Thursday, August 21, 2014
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Everyone has their favorite Starbucks drink. Triple grande, whole milk, extra caramel, macchiatto. Double tall cappuccino, extra dry; grande, soy mocha with caramel, on top of whip.

A guilty pleasure; our pocketbooks' weekly, sometimes daily, indulgence; and the slight addiction we all share. Not only have we embraced favorite drinks, food and music at our local Starbucks but we have also culturally assimilated to the Starbucks experience as "the gathering hole." We occasionally grumble about the price point but we pay it and do so gladly, filling the coffers of the relatively young, U.S.-bred, worldwide corporate icon.

Well now, our love for all things Starbucks and "barista" will be a gift back to our community. Your mocha latte might help send a student to China or Africa or fund a tutor for an adult who is learning to read while looking for employment. Endless possibilities because Starbucks and the Los Angeles Urban League have created an unprecedented, innovative approach to uplift neighborhood change by entering into a profit-sharing agreement from sales at the Crenshaw and Coliseum Starbucks--right in the heart of South Los Angeles.

There is a great story here of the persistence and commitment for a tremendous community win-win that was formed in the aftermath of a collision of the public and private sectors.

In the summer of 2009, Starbucks decided to close one of its two stores on Crenshaw Blvd in South Los Angeles--the Vernon store. The decision to close what had become a neighborhood hub, did not sit well with community residents and resulted in a letter writing campaign and ultimately a dialogue between Blair H. Taylor, President and CEO of the Los Angeles Urban League and Howard Schultz, Chairman and CEO of Starbucks. Taylor spoke to Schultz and the leadership of Starbucks about the mission set forth by the coffee company of profitability along with community building and partnership by providing jobs in underserved areas, training young people to provide quality service and providing a safe and attractive area to convene.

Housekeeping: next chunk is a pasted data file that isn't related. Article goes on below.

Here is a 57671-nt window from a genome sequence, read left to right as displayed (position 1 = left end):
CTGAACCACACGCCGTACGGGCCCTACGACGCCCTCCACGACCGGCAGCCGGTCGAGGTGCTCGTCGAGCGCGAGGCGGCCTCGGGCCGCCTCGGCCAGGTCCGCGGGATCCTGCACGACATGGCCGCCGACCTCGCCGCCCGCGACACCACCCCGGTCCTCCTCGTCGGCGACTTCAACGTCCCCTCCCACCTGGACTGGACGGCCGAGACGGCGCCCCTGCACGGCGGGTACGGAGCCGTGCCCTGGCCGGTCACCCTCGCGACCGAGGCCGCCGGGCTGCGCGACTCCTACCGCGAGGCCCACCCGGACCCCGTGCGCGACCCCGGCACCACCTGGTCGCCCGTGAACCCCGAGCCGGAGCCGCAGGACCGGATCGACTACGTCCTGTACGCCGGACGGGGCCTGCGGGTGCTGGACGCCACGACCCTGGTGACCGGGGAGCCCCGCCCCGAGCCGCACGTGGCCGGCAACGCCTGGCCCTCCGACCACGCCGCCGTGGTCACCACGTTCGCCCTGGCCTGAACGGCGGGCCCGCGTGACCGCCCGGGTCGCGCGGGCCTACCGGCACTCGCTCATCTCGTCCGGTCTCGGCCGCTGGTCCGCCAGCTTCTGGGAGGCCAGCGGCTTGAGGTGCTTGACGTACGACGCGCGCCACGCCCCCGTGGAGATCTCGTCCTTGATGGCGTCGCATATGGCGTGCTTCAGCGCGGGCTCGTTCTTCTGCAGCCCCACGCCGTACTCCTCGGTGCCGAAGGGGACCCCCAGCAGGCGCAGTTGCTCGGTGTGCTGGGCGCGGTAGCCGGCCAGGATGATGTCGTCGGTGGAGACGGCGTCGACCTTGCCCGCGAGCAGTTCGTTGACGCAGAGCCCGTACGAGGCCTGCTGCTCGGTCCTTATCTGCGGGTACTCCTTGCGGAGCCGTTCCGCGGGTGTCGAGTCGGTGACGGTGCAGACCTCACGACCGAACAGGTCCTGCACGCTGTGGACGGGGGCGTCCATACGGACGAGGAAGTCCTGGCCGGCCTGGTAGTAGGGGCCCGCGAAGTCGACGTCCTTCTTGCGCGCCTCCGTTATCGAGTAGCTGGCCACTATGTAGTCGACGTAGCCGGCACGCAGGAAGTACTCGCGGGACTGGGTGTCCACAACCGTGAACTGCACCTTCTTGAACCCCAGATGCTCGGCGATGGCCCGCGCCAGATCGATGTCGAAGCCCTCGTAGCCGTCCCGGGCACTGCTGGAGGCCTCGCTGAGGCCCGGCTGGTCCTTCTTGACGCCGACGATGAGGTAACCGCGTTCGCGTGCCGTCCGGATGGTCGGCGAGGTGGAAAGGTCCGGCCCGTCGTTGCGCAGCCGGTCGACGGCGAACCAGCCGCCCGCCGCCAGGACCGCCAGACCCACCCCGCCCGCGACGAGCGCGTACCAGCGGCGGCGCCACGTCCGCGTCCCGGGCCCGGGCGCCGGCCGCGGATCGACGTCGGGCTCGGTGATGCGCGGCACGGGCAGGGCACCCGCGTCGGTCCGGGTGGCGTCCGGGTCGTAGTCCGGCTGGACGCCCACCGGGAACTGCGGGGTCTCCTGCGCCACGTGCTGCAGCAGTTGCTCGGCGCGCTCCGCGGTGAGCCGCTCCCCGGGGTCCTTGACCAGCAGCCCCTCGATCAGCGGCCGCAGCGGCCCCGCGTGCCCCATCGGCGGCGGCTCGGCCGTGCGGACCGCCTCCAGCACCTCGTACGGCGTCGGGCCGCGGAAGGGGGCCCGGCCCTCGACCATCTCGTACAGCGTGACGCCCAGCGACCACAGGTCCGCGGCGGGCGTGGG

The Vernon store closure raised a question about Starbucks sustained commitment to the neighborhood. Schultz and his team heard the issues raised and responded. Schultz made several trips to South Los Angeles visiting the League and the surrounding community including Crenshaw High School. He saw and more importantly, he listened. Schultz renewed Starbucks commitment to not only have stores in the community but also to be a part of the transformation and success of the historically underserved neighborhood in partnership with the League and residents.

Fast forward to today, December 2011. The new partnership created will not be the panacea for all the struggles in South Los Angeles. It is not a million dollar a year deal but it is a start. In the midst of the litany of repercussions from the economic downturn, if a poll was taken today of most South LA residents, there might be little hope expressed that revitalization was on the horizon any time soon for our neighborhoods. When a depression hits, already beleaguered, predominately minority neighborhoods are hit twice as hard as others with hemorrhaging unemployment, loss of health insurance, foreclosures, etc. The prevailing sentiment is that there is no plan for success and no architects for transforming urban distress in collaboration with concerned residents.

But there are forward-thinking champions of strategic change who are looking for new, different revenue streams for communities in need. Starbucks and LA Urban League will hopefully pave a path for successful business ingenuity that will be inspiration for other mega-corporate entities to try this or other revenue generating models to infuse critical funds and resources into this and other underserved neighborhoods.

And South LA residents have the opportunity to "own" the success of their local Starbucks' ability to pump financial vitality into the neighborhood.

My Starbucks crave is not coffee; it is venti, Tazo Calm tea, one tea bag and a fruit & cheese plate. But this faithful customer will be at the Crenshaw and Coliseum store frequently as always and then more, with no guilt and with the very intentional privilege of indulging for the benefit of my community.

I'll see you there. We can do this!

Chris Strudwick-Turner is Vice President of Marketing & Communications for the Los Angeles Urban League.

 

Category: Op-Ed


 

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